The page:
It’s the ideal redemption for any news-media company — make a mistake, own up to it, and get more attention for the correction than the mistake, some of it positive and constructive attention. Then, acknowledge the attention and draw the focus back to how you remedy mistakes rather than the hubris-laced lie of “we’ll never make that mistake again.”
TBD.com has been clear from the beginning that mistakes would be made, giving their online nature, staffing structure and drive to be first with the most. But the site was equally clear that corrections would be posted, and not in a forgotten corner of the site, but on the item where the mistake occurred; not on the bottom of hundreds of words and, maybe, endless comments and ads, but at the top, for all to see.
It’s all of this that led to Amanda Hess becoming the inadvertent Lisa Lampanelli of online journalism. But it also led to a proof of integrity for TBD — an accountability for mistakes that its chief old-school competitor, The Washington Post, has failed time and time again to show. The next time it offers a report, certainly, some people will dismiss it. But many more, and the more reasonable people, will know that the info they get will be right — and if not, it will be swiftly corrected.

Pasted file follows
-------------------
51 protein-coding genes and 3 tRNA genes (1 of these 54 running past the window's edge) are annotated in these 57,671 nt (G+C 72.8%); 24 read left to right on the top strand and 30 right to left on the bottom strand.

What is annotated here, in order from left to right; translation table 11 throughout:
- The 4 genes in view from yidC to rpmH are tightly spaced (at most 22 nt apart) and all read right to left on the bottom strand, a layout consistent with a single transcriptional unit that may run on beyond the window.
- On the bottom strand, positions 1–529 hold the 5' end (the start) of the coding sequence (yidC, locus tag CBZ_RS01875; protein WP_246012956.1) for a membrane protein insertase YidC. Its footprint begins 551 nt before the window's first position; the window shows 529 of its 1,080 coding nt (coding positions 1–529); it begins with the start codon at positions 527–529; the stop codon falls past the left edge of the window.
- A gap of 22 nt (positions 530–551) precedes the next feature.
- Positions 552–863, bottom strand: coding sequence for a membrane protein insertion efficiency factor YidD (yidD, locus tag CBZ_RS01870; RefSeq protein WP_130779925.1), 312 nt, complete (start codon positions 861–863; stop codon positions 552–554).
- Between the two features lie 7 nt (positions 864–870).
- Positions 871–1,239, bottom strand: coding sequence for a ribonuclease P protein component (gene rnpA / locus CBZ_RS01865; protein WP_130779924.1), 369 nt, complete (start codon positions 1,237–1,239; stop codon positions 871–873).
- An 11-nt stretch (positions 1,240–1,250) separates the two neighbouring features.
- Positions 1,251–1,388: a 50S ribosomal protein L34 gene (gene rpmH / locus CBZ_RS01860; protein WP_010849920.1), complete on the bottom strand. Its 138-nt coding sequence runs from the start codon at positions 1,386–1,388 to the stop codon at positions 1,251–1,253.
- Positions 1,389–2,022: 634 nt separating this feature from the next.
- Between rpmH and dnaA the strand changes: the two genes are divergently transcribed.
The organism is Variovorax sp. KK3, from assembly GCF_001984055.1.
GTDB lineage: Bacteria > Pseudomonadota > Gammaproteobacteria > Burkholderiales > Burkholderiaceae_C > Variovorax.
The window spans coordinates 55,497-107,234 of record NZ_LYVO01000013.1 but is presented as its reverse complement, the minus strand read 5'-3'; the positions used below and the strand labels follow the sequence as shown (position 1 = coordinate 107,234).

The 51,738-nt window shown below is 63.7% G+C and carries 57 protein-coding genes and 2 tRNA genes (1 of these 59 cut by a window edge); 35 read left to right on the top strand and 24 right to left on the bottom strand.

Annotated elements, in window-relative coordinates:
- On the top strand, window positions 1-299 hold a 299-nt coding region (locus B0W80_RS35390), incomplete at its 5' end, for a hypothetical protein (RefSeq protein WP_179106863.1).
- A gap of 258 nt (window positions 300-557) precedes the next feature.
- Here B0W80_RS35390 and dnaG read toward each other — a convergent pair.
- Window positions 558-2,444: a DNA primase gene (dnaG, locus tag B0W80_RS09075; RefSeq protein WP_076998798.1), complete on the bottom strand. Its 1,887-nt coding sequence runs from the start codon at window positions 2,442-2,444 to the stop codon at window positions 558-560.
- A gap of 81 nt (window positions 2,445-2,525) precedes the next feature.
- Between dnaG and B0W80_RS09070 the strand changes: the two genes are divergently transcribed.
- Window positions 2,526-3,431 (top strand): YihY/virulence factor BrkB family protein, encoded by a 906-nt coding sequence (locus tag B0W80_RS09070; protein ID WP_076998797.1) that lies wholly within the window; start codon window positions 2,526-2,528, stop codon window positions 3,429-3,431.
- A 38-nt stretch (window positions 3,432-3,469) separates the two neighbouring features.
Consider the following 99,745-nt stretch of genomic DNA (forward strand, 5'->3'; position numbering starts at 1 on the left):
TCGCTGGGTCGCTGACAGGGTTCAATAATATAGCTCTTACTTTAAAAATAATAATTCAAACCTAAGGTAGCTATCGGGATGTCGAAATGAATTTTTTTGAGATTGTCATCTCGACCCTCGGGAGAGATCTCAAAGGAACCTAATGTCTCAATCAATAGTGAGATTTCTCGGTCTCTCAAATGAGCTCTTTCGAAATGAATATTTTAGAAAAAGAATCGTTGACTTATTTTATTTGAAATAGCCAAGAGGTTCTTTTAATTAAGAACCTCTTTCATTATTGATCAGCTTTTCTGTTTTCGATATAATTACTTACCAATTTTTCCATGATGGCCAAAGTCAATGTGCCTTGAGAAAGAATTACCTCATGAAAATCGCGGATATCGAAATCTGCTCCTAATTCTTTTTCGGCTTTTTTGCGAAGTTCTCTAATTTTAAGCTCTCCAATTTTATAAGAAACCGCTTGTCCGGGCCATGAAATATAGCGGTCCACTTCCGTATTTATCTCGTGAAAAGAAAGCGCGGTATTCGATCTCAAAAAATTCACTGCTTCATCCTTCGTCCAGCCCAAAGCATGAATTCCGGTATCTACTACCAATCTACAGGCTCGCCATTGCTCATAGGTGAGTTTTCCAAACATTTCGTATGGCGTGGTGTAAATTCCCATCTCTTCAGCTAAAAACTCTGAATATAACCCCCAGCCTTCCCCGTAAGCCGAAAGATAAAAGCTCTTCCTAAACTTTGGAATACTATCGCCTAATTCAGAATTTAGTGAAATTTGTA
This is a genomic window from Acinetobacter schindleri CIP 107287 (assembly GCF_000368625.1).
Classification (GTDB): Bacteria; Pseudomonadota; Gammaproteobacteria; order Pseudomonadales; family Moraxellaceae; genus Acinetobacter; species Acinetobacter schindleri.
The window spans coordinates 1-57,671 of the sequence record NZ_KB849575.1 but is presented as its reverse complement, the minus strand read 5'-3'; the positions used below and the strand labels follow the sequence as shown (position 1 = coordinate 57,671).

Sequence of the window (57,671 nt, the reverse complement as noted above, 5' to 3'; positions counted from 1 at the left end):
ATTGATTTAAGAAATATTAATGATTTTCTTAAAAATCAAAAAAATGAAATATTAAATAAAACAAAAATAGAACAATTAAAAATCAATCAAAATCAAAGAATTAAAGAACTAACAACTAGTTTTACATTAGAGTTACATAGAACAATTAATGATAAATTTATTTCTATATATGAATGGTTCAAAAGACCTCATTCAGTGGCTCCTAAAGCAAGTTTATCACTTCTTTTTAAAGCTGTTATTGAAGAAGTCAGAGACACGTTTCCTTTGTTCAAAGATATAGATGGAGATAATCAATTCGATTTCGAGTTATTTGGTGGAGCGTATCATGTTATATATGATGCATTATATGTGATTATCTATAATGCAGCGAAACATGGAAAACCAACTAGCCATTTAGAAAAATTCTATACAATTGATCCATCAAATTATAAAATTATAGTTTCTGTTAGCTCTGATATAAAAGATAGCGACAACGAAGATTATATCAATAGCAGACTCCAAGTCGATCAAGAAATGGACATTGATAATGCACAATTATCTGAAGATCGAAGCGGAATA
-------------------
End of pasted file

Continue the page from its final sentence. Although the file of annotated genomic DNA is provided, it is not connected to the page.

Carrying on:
Now, TBD.com probably has a loose and understaffed copy-editing element. But it clearly values editing, even if its approach toward it is miles from traditional. How to respond? My position is, restated from earlier posts, this: TBD will have to consider how to fit editing into its digital reality, and copy editors and editors of all stripes must adapt and demonstrate that their value isn’t pigeonholed, but more important than ever.
Image credit: allenp
2 thoughts on “TBD’s sexy correction was a brilliant move”
Thanks for following up on the whole TBD correction cycle by linking to our post on transparency. Amanda may have made the best correction so far, but she certainly won't be the last. Typos and mistakes happen, we'll just always be honest about it.
Glad to help. Copy editors (should) know about corrections more than anyone, since we probably take them harder even than reporters. So, it's definitely understandable, and human, but so is fixing it. Keep up the good work.
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